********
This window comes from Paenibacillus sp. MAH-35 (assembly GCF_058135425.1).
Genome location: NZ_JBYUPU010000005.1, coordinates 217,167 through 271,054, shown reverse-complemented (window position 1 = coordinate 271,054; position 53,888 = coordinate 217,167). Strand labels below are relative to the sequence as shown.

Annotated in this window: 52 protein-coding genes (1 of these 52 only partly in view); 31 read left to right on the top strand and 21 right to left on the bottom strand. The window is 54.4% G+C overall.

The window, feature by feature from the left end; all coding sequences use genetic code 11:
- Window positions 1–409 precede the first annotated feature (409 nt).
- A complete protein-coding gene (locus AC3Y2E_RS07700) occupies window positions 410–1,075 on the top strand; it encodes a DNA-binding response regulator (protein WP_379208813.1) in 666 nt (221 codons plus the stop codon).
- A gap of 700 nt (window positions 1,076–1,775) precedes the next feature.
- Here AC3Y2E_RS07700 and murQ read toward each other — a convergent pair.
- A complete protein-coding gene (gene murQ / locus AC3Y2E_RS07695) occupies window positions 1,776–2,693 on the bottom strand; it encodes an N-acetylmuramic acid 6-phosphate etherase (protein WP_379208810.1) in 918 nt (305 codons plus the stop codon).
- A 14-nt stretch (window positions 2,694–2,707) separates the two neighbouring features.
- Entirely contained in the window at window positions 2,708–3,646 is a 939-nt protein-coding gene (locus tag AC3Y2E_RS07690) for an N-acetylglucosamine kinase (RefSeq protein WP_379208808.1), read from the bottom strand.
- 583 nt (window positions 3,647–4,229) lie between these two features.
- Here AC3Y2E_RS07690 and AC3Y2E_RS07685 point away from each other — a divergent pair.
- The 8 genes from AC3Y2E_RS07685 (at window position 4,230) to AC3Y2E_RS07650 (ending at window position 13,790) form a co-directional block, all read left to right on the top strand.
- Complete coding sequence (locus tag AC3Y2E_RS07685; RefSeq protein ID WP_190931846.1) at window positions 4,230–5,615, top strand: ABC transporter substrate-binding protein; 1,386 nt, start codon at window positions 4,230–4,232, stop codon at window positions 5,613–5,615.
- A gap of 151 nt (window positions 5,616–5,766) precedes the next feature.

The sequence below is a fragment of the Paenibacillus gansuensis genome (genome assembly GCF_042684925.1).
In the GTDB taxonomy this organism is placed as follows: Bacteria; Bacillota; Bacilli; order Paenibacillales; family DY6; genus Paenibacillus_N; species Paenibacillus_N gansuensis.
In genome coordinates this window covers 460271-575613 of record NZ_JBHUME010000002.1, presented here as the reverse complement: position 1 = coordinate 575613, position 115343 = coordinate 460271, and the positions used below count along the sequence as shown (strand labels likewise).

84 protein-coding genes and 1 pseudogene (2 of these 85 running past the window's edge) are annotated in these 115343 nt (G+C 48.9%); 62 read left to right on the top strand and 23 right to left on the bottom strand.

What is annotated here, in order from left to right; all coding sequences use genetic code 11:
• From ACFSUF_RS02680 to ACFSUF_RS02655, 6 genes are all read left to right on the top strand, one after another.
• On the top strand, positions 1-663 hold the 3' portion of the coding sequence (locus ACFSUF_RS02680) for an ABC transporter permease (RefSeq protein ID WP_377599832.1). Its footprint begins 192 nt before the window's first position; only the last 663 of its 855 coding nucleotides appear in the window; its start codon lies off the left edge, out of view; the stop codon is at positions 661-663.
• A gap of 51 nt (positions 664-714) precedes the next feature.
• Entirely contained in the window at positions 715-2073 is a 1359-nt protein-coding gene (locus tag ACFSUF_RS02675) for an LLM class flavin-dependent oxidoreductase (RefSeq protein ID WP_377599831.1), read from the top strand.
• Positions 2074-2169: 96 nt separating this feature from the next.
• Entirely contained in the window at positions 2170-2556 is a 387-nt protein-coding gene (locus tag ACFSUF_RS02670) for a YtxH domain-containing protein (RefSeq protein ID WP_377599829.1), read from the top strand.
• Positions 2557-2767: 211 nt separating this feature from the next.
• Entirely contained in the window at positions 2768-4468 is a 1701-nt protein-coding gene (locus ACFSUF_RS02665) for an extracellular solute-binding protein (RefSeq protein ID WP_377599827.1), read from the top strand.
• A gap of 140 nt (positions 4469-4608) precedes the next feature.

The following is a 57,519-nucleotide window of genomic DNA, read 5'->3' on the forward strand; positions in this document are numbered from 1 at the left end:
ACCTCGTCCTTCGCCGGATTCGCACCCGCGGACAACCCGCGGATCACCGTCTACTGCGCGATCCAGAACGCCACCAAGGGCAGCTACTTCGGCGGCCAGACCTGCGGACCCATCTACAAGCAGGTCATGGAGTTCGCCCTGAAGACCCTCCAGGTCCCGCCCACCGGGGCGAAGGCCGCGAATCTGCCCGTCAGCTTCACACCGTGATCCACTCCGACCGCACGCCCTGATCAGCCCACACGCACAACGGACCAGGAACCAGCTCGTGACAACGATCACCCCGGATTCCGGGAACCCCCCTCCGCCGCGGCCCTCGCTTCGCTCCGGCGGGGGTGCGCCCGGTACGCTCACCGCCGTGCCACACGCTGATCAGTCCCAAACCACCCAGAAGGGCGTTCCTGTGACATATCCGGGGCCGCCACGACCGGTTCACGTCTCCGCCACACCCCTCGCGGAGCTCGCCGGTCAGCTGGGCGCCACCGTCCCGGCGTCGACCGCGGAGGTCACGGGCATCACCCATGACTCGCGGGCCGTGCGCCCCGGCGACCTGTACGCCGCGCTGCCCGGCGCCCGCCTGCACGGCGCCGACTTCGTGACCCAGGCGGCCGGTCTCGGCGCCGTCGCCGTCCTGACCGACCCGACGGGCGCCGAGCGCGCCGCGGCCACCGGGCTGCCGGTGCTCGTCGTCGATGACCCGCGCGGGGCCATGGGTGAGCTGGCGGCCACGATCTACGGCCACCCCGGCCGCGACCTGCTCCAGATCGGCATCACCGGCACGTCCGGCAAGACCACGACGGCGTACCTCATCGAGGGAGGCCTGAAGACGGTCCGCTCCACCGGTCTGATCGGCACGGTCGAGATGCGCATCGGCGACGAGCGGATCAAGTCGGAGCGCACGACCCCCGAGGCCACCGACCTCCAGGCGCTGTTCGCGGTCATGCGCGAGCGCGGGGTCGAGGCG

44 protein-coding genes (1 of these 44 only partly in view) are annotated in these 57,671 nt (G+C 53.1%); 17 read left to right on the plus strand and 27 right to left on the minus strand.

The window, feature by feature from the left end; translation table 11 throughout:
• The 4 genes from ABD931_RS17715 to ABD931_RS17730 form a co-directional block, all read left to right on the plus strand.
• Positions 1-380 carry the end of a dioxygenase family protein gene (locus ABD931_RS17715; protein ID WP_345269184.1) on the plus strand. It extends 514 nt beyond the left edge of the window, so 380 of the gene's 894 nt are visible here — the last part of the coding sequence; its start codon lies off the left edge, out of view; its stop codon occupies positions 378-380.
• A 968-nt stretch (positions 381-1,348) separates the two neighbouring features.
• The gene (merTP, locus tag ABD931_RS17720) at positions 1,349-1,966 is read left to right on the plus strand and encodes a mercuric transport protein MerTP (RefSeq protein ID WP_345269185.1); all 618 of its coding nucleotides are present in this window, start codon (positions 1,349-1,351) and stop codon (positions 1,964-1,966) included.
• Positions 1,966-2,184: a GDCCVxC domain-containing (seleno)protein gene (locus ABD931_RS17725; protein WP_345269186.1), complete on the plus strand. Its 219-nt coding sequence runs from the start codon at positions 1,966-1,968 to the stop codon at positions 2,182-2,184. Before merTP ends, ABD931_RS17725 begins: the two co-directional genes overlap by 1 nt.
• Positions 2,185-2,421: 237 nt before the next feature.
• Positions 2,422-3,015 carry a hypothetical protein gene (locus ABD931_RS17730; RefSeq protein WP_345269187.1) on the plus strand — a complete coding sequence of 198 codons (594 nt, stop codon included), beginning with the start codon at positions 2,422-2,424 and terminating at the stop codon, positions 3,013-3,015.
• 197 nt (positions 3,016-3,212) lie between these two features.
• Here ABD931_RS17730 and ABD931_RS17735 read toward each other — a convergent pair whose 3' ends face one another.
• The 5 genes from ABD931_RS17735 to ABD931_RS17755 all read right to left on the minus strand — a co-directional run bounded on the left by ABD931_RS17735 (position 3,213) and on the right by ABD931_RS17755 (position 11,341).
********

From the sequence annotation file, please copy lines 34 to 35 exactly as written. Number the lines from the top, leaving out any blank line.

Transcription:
The window, feature by feature from the left end; translation table 11 throughout:
• The 4 genes from ABD931_RS17715 to ABD931_RS17730 form a co-directional block, all read left to right on the plus strand.